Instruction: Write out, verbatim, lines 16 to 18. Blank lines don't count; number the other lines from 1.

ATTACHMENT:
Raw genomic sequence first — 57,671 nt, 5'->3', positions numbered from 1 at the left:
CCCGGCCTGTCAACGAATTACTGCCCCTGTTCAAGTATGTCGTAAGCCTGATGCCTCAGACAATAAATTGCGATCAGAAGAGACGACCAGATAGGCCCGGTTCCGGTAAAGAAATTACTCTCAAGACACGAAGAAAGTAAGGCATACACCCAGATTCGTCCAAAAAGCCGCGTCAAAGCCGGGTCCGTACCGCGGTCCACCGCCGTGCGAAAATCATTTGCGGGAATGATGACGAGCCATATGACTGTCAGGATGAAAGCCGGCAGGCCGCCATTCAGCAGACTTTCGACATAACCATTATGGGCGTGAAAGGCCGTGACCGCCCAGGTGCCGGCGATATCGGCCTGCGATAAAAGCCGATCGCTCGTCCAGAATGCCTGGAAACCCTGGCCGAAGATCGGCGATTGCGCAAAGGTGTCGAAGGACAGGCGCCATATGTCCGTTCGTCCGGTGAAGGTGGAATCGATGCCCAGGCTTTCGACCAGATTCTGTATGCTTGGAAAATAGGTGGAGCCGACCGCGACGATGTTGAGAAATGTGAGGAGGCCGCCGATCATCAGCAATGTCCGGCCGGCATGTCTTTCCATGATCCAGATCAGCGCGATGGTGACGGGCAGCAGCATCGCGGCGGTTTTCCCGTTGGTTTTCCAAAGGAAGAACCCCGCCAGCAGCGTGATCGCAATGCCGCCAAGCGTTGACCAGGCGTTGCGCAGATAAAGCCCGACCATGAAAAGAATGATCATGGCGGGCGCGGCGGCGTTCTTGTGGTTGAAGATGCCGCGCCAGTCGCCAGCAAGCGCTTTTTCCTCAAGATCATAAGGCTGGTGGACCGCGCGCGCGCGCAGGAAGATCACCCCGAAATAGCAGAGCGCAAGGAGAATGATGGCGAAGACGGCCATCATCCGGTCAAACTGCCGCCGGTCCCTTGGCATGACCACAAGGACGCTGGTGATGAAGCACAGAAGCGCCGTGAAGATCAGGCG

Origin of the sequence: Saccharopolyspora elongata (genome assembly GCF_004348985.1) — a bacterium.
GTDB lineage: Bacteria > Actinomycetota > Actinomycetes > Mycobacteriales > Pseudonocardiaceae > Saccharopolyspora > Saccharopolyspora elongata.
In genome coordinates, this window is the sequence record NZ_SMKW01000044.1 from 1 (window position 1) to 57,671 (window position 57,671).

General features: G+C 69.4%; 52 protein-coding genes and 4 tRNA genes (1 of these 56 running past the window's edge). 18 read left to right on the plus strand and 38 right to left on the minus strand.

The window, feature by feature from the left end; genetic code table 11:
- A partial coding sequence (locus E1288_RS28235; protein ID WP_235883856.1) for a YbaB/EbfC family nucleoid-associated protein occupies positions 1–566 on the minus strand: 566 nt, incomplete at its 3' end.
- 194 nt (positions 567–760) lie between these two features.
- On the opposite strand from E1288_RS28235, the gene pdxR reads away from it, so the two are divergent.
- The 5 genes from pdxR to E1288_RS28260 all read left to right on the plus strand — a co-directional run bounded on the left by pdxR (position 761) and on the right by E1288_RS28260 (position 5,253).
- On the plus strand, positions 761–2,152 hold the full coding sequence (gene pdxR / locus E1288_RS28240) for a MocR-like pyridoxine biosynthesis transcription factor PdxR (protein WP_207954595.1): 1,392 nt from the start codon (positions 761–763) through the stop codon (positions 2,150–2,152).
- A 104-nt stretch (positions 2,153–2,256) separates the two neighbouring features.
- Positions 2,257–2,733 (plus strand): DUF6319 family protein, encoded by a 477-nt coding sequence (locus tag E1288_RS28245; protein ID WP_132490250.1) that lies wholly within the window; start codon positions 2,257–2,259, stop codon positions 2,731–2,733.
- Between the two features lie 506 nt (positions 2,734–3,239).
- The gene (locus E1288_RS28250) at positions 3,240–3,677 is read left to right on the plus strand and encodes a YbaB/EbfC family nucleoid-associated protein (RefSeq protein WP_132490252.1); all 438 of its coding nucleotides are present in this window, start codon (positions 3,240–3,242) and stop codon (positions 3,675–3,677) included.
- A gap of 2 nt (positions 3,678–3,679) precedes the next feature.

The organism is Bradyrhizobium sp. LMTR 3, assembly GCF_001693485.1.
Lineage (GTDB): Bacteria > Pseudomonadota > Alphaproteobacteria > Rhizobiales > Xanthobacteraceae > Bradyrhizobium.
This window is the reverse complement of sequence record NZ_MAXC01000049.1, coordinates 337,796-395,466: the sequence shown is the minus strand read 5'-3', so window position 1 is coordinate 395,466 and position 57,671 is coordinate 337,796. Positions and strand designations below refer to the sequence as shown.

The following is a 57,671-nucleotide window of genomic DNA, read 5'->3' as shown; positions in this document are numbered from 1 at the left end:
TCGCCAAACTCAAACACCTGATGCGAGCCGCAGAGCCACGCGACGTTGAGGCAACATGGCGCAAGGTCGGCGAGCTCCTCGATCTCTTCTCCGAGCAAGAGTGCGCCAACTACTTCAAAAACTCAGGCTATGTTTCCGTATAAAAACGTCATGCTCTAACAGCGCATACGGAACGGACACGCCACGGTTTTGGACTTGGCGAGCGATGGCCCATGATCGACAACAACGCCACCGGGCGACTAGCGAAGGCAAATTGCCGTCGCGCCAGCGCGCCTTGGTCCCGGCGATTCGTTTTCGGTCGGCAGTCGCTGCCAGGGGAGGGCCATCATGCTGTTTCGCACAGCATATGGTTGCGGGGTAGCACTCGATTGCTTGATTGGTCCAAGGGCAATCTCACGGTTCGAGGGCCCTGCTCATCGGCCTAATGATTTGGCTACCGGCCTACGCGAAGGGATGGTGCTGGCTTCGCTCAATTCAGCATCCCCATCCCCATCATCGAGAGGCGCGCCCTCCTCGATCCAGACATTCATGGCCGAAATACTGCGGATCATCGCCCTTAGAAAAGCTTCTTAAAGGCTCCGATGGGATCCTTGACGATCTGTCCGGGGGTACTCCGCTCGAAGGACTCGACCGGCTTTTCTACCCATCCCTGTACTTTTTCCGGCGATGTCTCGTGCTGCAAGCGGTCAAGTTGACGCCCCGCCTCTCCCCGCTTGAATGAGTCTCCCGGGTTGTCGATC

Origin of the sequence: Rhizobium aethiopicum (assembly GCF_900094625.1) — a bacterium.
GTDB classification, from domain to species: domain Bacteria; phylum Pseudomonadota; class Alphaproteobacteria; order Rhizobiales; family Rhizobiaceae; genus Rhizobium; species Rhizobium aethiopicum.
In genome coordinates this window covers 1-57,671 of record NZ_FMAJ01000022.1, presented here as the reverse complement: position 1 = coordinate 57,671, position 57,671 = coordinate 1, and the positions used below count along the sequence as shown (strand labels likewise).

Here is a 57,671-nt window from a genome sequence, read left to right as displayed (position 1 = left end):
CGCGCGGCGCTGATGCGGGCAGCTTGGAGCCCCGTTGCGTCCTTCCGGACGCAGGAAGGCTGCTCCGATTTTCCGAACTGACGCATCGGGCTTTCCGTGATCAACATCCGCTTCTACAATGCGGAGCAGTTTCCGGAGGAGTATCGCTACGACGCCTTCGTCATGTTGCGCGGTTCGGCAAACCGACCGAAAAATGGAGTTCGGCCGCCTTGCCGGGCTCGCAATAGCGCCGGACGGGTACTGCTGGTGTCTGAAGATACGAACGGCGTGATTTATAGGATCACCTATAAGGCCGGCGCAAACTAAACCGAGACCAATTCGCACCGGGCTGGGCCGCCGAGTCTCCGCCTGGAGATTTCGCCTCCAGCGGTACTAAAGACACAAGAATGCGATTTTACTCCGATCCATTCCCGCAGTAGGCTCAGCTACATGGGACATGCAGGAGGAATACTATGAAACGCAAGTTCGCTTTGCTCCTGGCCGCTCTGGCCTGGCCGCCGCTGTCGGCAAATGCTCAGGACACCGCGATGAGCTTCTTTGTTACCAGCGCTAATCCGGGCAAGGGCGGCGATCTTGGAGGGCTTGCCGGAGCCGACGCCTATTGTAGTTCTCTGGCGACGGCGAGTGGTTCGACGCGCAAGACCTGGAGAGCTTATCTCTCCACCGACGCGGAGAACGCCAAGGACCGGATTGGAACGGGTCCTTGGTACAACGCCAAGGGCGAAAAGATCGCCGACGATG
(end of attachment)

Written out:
- The gene (locus E1288_RS28250) at positions 3,240–3,677 is read left to right on the plus strand and encodes a YbaB/EbfC family nucleoid-associated protein (RefSeq protein WP_132490252.1); all 438 of its coding nucleotides are present in this window, start codon (positions 3,240–3,242) and stop codon (positions 3,675–3,677) included.
- A gap of 2 nt (positions 3,678–3,679) precedes the next feature.

The organism is Bradyrhizobium sp. LMTR 3, assembly GCF_001693485.1.